Longwood Range, 2,700 ft., in December (Philpott); seven specimens. Sent (together with examples of aulistes and saristes from other localities) by Mr. Philpott as aethonellus, showing that his remarks in Trans. N.Z. Inst., vol. 49, p. 215, are founded on misconception of these species, which are closely allied but distinct, and seem not to occur together. I therefore indicate the points by which these three other species may be clearly separated from meristes and one another—viz., aethonellus by the defined white line along costa throughout, aulistes by the white line on posterior half of costa only (sent by Mr. Philpott from Flagstaff Hill), and saristes by the peculiar form of median streak, which has the terminal fourth suddenly much more slender, the end of the preceding portion tending to show a slight pointed projection beneath it (this is the Seaward Moss species). True aethonellus I have from Mount Hutt and Takitimu Mountains.


Tortrix antichroa n. sp.

♂ 16 mm. Head light grey. Palpi 2⅔, whitish-ochreous suffused with pale grey. Antennal ciliations 1½. Thorax yellow-ochreous. Abdomen rather dark grey. Forewings suboblong, slightly dilated posteriorly, costa anteriorly moderately, posteriorly slightly arched, without fold, apex obtuse, termen faintly sinuate beneath apex, slightly oblique; fuscous, with faint violet tinge, somewhat sprinkled with ferruginous; a yellow-ochreous patch occupying basal ⅖ of wing, edge straight, rather oblique, finely whitish, followed by dark-fuscous suffusion; a small fuscous mark in disc at ¼; several darker strigulae or small spots on posterior half of costa: cilia fuscous suffusedly mixed with ferruginous. Hindwings dark grey, somewhat lighter anteriorly: cilia light grey.

Mount Egmont, 3,000 ft., in February (Hudson); one specimen. In colouring recalls Epichorista hemionana, but broader-winged.


This family (which may be placed above the Cosmopterygidae) is new to the New Zealand fauna. In general characters it approaches the Cosmopterygidae, but is distinguished from that family by the absence of the

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pronounced costal shoulder with scale-projection at about ⅓ of hindwings, the costal edge being quite regularly arched. The family as hitherto known is entirely restricted to the Hawaiian Islands, where it constitutes the mass of the Micro-Lepidopterous fauna, the known species approaching 300, and indicating a probable total of quite 500. The following species (quite certainly a characteristic member of the family) is the first discovered elsewhere, and is therefore of very great interest; but it must be observed that the Tireina of the other Pacific islands are hardly at all known yet (I wish some one would explore them), and some may be found there. The new species would seem, however, to be an extreme straggler from the centre of development.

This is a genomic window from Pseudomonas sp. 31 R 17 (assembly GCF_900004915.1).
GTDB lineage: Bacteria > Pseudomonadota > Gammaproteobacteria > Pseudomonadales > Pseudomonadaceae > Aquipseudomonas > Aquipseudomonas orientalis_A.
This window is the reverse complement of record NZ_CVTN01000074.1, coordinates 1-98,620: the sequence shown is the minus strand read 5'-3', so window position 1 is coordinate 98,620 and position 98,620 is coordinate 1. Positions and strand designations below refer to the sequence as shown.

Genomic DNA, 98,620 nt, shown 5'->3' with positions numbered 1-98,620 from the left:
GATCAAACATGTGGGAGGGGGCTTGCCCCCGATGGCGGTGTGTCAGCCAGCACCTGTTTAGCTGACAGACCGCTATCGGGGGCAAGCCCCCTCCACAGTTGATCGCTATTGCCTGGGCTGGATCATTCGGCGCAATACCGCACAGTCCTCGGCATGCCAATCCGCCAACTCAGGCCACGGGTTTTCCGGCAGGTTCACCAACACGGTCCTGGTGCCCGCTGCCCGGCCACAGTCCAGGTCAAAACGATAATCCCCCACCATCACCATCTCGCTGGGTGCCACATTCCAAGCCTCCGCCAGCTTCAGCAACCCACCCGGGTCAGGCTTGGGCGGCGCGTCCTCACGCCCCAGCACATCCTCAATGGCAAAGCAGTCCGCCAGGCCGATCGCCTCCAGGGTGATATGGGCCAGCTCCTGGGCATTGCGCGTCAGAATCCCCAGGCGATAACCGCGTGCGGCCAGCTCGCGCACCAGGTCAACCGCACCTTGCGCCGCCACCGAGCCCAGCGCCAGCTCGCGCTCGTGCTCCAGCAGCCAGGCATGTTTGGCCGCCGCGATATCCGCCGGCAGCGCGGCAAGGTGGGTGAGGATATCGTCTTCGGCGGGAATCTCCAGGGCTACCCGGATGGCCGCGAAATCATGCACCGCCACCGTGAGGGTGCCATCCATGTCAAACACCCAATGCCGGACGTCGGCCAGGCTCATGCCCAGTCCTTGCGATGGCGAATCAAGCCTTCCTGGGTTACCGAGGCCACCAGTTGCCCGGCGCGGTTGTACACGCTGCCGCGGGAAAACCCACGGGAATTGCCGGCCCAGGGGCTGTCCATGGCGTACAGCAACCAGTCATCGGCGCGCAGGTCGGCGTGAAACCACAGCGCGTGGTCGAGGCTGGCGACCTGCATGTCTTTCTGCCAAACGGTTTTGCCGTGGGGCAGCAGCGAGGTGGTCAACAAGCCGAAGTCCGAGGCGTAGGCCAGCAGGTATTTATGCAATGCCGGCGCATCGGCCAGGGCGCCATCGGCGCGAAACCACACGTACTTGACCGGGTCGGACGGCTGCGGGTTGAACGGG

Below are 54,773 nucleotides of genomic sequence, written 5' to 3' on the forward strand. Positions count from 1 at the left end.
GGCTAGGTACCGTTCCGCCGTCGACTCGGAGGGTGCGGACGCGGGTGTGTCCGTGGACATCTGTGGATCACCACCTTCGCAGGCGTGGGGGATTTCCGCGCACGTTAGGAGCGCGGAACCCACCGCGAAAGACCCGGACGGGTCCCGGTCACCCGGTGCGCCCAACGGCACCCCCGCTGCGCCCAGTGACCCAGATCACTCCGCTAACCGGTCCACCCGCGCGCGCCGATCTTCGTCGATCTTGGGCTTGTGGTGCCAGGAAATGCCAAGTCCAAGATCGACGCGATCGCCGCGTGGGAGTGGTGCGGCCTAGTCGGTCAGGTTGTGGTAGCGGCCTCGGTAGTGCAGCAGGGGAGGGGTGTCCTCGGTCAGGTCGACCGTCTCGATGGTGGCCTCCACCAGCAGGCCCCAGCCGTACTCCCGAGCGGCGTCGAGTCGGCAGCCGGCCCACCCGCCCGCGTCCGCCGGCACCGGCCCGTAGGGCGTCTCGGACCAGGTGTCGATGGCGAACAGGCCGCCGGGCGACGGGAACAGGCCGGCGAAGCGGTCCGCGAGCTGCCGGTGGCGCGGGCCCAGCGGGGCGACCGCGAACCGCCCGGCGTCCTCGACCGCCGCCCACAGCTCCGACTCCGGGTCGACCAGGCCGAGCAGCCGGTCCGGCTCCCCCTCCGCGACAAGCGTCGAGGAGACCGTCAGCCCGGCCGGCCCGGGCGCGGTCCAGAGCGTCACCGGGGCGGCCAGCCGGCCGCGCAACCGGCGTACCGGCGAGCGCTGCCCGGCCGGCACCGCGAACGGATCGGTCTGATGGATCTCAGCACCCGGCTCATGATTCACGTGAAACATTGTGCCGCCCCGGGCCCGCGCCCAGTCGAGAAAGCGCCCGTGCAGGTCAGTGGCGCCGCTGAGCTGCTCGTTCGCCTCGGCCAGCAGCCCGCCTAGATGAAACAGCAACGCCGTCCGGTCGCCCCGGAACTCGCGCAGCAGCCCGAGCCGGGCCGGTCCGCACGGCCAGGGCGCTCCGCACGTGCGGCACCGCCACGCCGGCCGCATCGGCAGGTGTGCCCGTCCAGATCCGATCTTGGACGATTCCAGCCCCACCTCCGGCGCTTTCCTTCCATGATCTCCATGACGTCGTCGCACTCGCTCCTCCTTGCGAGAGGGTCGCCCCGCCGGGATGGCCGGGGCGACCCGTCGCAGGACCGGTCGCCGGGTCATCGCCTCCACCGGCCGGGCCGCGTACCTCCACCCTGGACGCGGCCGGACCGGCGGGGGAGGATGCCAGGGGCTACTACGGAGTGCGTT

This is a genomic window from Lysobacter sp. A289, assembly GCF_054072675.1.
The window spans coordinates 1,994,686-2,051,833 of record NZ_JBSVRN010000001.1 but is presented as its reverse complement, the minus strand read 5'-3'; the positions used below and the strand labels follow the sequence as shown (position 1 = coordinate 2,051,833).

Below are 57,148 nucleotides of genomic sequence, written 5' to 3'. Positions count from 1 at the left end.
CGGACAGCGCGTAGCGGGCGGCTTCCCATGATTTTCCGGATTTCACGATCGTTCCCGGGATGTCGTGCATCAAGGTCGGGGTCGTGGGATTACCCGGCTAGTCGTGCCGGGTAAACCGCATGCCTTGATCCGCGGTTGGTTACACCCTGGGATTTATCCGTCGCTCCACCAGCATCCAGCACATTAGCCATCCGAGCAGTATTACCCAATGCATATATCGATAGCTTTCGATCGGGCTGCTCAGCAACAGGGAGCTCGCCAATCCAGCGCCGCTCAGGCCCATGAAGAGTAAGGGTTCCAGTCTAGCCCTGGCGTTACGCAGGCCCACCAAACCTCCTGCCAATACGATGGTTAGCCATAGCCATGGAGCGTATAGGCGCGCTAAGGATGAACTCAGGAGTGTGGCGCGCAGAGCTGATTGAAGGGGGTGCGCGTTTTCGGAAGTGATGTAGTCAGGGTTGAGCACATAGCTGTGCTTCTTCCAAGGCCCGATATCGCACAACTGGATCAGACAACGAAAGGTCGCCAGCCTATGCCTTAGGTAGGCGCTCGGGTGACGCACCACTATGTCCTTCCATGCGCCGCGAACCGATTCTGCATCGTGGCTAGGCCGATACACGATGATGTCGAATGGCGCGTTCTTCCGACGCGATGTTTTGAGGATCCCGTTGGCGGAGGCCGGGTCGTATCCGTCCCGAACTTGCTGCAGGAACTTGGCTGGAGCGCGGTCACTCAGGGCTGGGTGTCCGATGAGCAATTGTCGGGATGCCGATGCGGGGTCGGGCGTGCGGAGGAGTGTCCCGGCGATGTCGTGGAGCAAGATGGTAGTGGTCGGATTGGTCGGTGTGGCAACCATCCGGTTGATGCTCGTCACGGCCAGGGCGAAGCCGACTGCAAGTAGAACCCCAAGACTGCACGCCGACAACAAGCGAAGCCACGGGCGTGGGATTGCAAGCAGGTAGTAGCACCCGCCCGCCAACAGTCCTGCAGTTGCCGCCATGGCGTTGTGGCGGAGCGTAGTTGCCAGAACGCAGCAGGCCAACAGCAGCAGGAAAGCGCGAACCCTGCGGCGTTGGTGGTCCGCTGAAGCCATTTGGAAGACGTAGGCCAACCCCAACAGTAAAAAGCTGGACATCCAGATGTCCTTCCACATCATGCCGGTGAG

Irenicodes n. gen.

Head with appressed scales, side tufts somewhat raised; ocelli small, posterior; tongue developed. Antennae ⅘, in ♂ moderate, fiiliform, simple, basal joint moderately elongate, without pecten. Labial palpi moderately long, curved, ascending, rather slender, with appressed scales, terminal joint shorter than second, acute. Maxillary palpi rudimentary. Posterior tibiae clothed with long hairs above. Forewings with 1b short-furcate, 2 from angle, 3 absent, 6 and 7 out of 8, 7 to costa, 11 from middle. Hindwings ¾, narrow-lanceolate: cilia 3; 2–4 parallel, 5 absent, cell open between 4 and 6, 6 and 7 stalked.

This genus represents an advanced form of the family, and therefore offers no assistance towards the problem (at present insoluble) of the geographical origin of the oldest portion of the Hawaiian fauna.

Irenicodes eurychora n. sp.

♂. 13 mm. Head and thorax pale-ochreous. Palpi whitish, second joint suffused with grey anteriorly except at apex. Antennae grey. Abdomen dark grey, anal tuft ochreous-whitish mixed with grey. Fore-wings narrowly elongate-lanceolate, long-pointed, acute; pale brownish-ochreous; a costal streak of dark-fuscous irroration from base to near apex, and a similar somewhat narrower dorsal streak attenuated to extremities from base to near tornus: cilia grey, towards base scaled with pale ochreous. Hindwings dark fuscous: cilia rather dark grey.

Paekakariki, in March (Hudson); one specimen.


Borkhausenia ancogramma n. sp.

♂. 16 mm. Head ochreous-grey-whitish sprinkled with fuscous. Palpi ochreous-whitish, basal half of second joint and a subapical ring dark fuscous, terminal joint ⅔ of second, with dark-fuscous subbasal and subapical rings. Antennal ciliations under 1. Thorax fuscous somewhat mixed with ocherous-grey-whitish, suffused with dark fuscous towards margins. Abdomen whitish-ochreous mixed with light-brownish. Forewings elongate, costa gently arched, apex obtuse, termen rounded, rather strongly oblique; pale ochreous irregularly sprinkled with light-brownish and a few dark-fuscous scales; a thick dorsal streak of pale ground-colour from base to near tornus, sprinkled with light fuscous on a patch beyond middle and with dark fuscous on dorsal edge towards base, margined above by an obtusely angulated dark-fuscous streak (suffused above with fuscous) from base of costa to plical